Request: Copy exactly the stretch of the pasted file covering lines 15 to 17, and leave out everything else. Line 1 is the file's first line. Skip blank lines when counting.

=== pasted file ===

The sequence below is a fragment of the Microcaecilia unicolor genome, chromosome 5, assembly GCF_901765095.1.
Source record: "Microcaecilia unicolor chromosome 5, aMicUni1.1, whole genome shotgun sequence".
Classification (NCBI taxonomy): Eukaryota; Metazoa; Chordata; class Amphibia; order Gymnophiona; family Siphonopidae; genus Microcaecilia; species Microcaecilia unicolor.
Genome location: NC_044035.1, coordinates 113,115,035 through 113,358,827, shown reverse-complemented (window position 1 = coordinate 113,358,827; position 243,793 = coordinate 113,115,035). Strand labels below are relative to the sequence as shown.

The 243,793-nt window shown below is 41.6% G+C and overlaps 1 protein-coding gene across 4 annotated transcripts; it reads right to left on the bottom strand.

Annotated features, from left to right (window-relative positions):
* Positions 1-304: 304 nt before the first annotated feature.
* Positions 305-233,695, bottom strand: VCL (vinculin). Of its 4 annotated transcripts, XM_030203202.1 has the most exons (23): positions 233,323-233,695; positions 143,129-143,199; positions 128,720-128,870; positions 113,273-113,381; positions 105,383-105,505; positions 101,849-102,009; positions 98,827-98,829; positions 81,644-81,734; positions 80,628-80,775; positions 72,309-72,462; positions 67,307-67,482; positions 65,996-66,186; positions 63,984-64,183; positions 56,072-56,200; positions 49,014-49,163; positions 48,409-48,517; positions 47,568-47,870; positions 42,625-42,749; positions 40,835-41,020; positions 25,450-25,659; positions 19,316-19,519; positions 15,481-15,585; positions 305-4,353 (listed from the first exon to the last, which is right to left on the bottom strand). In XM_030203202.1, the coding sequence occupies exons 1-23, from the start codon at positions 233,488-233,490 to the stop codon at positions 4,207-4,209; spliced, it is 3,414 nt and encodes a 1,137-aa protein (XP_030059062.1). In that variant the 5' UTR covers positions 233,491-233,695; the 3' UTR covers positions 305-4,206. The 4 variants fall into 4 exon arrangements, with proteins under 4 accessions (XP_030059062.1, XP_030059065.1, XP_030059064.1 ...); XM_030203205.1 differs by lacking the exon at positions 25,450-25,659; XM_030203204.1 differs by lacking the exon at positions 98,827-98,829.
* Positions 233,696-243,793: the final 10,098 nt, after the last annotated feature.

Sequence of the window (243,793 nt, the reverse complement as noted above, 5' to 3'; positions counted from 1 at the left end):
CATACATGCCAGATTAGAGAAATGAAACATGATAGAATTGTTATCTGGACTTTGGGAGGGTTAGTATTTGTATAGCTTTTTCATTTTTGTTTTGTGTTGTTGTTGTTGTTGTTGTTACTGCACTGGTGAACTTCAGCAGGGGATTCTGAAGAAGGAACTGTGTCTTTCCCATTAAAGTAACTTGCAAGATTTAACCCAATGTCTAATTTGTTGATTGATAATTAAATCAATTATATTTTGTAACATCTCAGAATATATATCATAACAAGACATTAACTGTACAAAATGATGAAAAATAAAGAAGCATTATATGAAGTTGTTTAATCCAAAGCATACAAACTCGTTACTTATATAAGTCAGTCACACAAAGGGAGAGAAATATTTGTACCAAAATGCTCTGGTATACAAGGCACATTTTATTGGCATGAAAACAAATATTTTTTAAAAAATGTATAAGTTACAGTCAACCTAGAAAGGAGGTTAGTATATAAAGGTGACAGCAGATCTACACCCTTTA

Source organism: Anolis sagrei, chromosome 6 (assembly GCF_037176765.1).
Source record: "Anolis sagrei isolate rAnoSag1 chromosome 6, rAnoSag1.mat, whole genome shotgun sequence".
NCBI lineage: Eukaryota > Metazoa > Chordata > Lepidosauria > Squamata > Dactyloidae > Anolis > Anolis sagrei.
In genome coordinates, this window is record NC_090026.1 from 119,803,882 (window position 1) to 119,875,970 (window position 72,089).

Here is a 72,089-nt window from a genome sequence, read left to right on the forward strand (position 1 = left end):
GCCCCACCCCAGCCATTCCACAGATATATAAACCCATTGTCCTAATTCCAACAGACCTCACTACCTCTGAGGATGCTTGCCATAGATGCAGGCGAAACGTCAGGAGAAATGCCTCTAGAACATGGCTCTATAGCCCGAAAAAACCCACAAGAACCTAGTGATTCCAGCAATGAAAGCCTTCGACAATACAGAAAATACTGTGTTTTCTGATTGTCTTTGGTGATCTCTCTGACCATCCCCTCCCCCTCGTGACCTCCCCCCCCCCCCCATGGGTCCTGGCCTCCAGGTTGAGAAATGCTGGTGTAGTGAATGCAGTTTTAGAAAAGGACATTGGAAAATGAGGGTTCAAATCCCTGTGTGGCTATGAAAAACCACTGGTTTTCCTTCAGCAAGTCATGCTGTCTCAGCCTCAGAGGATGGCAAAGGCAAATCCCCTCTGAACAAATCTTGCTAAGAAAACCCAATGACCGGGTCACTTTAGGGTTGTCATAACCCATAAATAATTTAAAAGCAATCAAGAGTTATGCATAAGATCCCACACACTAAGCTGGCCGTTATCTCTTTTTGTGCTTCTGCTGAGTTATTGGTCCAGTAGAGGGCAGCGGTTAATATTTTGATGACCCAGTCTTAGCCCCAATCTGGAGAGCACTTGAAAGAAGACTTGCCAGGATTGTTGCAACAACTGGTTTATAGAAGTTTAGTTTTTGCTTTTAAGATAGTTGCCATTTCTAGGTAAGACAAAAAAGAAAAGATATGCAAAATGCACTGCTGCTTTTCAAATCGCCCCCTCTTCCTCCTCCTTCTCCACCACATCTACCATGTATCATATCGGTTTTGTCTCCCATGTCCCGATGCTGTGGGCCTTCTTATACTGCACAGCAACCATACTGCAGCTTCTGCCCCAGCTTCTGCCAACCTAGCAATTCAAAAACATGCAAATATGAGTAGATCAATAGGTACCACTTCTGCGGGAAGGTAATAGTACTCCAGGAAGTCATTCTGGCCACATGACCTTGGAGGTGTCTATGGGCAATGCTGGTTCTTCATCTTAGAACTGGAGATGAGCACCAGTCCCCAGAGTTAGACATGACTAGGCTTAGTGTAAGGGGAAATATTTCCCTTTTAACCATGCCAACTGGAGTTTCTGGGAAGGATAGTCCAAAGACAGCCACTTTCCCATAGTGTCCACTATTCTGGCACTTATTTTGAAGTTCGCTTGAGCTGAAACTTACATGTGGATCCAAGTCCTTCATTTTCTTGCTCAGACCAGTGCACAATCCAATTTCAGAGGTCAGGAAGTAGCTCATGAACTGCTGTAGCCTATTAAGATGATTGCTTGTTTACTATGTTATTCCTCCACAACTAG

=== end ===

In genome coordinates, this window is record NC_090026.1 from 119,803,882 (window position 1) to 119,875,970 (window position 72,089).

Here is a 72,089-nt window from a genome sequence, read left to right on the forward strand (position 1 = left end):
GCCCCACCCCAGCCATTCCACAGATATATAAACCCATTGTCCTAATTCCAACAGACCTCACTACCTCTGAGGATGCTTGCCATAGATGCAGGCGAAACGTCAGGAGAAATGCCTCTAGAACATGGCTCTATAGCCCGAAAAAACCCACAAGAACCTAGTGATTCCAGCAATGAAAGCCTTCGACAATACAGAAAATACTGTGTTTTCTGATTGTCTTTGGTGATCTCTCTGACCATCCCCTCCCCCTCGTGACCTCCCCCCCCCCCCCATGGGTCCTGGCCTCCAGGTTGAGAAATGCTGGTGTAGTGAATGCAGTTTTAGAAAAGGACATTGGAAAATGAGGGTTCAAATCCCTGTGTGGCTATGAAAAACCACTGGTTTTCCTTCAGCAAGTCATGCTGTCTCAGCCTCAGAGGATGGCAAAGGCAAATCCCCTCTGAACAAATCTTGCTAAGAAAACCCAATGACCGGGTCACTTTAGGGTTGTCATAACCCATAAATAATTTAAAAGCAATCAAGAGTTATGCATAAGATCCCACACACTAAGCTGGCCGTTATCTCTTTTTGTGCTTCTGCTGAGTTATTGGTCCAGTAGAGGGCAGCGGTTAATATTTTGATGACCCAGTCTTAGCCCCAATCTGGAGAGCACTTGAAAGAAGACTTGCCAGGATTGTTGCAACAACTGGTTTATAGAAGTTTAGTTTTTGCTTTTAAGATAGTTGCCATTTCTAGGTAAGACAAAAAAGAAAAGATATGCAAAATGCACTGCTGCTTTTCAAATCGCCCCCTCTTCCTCCTCCTTCTCCACCACATCTACCATGTATCATATCGGTTTTGTCTCCCATGTCCCGATGCTGTGGGCCTTCTTATACTGCACAGCAACCATACTGCAGCTTCTGCCCCAGCTTCTGCCAACCTAGCAATTCAAAAACATGCAAATATGAGTAGATCAATAGGTACCACTTCTGCGGGAAGGTAATAGTACTCCAGGAAGTCATTCTGGCCACATGACCTTGGAGGTGTCTATGGGCAATGCTGGTTCTTCATCTTAGAACTGGAGATGAGCACCAGTCCCCAGAGTTAGACATGACTAGGCTTAGTGTAAGGGGAAATATTTCCCTTTTAACCATGCCAACTGGAGTTTCTGGGAAGGATAGTCCAAAGACAGCCACTTTCCCATAGTGTCCACTATTCTGGCACTTATTTTGAAGTTCGCTTGAGCTGAAACTTACATGTGGATCCAAGTCCTTCATTTTCTTGCTCAGACCAGTGCACAATCCAATTTCAGAGGTCAGGAAGTAGCTCATGAACTGCTGTAGCCTATTAAGATGATTGCTTGTTTACTATGTTATTCCTCCACAACTAG